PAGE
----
The guys are fresh back from Chi-town. Their bellies are full of Chicago red hots and deep dish pie. Their spirits are high after hanging out with class full of awesome LSAT-takers. And they’re ready to take on your pressing LSAT questions. Today the guys review a recent email from LSAC, they give an update from two past-listeners-turned-law-students, they talk a bit about Ben’s Score Tracker, and they muse about the interactions that may happen if you have a pharma degree AND a JD.
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5:56 – Email 1—The guys read through another amusing email from LSAC. This time, they’re letting folks in the San Francisco Bay area know that the LSAC forum location is changing. They’re moving away from Marriott and pledging their allegiance to Hilton! Tune in to hear the guys run through the email and find out why the forum is moving. Plus, the guys give some advice on whether it’s even worth it to attend one of these events. Thanks to listener Keith, who sent this email our way!
14:52 – Email 2—The students in the Chicago class were wondering about the fate of long-time listener, and friend of the show, Wicked. If you’ll remember, Wicked applied to law schools with an insane LSAT score and GPA, and the guys followed the saga of her admissions process. So what ended up happening to our high-scoring pal? Well, she was offered admission to Harvard, but TURNED THEM DOWN, so that she could go full-ride plus a $10k stipend to Michigan. Pretty badass, right? Nathan and Ben break down why this puts Wicked at an advantage every step of the way in her law career, starting with day one of her 1L year.
21:39 – Email 3—Chris tuned in to episode 161 and listened to the guys talk about “Why XYZ Law School?” essays. And he found it helpful. Sort of. Now, he’s sitting down to write a slew of his own “why” essays and he asks the guys what they think he should include. Should he say that it’s because the schools he’s applying to are ranked well and have good job-placement statistics? Ben and Nathan agree that while talking numbers might show a school you’re listening to their sales pitches, you probably want to talk more about soft factors. Like maybe write about how you love the city where the school is, or you dig the culture on campus. Things like that, y’know?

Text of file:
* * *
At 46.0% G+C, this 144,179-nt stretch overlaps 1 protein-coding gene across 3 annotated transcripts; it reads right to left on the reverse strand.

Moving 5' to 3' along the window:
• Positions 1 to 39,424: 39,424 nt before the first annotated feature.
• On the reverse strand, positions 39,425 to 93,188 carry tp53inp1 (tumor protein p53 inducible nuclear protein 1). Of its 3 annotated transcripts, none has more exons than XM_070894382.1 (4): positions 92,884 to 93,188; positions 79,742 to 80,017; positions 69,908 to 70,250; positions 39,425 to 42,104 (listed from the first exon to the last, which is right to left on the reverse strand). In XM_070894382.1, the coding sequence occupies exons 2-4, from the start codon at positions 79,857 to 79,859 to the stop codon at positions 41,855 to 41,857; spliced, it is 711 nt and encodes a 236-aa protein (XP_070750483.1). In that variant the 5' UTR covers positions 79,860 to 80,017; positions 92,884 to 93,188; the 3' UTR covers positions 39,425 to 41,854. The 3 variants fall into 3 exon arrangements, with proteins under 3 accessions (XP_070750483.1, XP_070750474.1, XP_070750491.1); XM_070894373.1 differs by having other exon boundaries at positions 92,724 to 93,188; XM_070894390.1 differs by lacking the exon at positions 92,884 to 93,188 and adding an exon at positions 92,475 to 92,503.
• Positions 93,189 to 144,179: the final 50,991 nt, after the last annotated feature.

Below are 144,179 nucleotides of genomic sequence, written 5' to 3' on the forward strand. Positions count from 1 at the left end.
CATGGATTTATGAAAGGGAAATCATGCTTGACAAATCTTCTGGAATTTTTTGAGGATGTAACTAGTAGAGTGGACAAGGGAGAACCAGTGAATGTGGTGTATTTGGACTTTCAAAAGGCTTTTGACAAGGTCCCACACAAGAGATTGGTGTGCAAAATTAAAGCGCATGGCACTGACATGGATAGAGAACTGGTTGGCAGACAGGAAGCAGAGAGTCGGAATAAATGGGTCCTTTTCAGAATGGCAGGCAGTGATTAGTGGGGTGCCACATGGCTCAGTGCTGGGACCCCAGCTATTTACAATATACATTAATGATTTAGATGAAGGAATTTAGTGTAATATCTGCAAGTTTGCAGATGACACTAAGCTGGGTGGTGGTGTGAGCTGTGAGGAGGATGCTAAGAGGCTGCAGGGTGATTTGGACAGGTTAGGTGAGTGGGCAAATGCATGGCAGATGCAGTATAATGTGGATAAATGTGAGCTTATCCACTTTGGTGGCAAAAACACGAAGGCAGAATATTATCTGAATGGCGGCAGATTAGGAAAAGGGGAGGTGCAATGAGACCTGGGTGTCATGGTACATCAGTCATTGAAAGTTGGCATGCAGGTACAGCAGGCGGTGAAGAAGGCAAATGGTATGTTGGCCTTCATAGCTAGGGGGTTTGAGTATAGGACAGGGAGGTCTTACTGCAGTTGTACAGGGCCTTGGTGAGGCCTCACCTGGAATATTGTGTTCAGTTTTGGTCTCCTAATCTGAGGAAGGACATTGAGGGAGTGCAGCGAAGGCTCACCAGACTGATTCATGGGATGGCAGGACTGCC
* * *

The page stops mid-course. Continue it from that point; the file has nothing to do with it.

28:42 – Email 4—Basinel just wrapped up her degree. At pharmacy school. In Russia. Now she’s back stateside and working on getting a job as a pharmacist. At this point you might be like, “hey, B, this ain’t the Thinking Pharmacy podcast…what gives?!” But Basinel brings it right back home. It turns out she’s always been interested in going to law school, and now that she’s thinking about her future she wants to know if the guys think it might be a good idea to have a pharmacy-school degree and a JD. Plus, she didn’t graduate in Russia with a GPA, so she wants to know what that means for her LSAC GPA after she takes the LSAT. The guys don’t really know the answer to either question, but they make their best guesses. Chances are that having a JD and another technical degree can only help you—it’s probably better than just having a JD by itself.
36:30 – Email 5—Who’s going to law school on a full-ride scholarship?! Josh. That’s who. And “why is he goin’ to law school on their dime?” you may wonder, dear listeners. Because he asked for it. That’s why. After listening to the show, Josh was well armed for financial-aid negotiations. His law school admitted him and offered him a partial scholarship late in the cycle. But having read the school’s ABA 509 report, Josh knew that he should probably be going to that school for free. So what did he do? He walked away, saying he needed more money to attend the school in question. The next day, they called him back with a new, and much better offer. Josh writes in to tell the tale and thank the guys, but his entire note basically sounds like a back-handed compliment. It’s pretty fun. The guys kinda give Josh’s email the side eye and launch into a discussion about adverbs, writing skills, and reading comprehension.
55:38 – Email 6—PK noticed that on Ben’s Score Tracker, there’s an option to record your “untimed score.” She thinks that maybe, just maybe, this is why folks write in and share their untimed scores, much to the chagrin of our Thinking LSAT duo. After all, if there’s an option to record an untimed score on the Score Tracker, there must be some significance to the number, no? Ben sets the record straight on the Score Tracker and how untimed score data can be significant.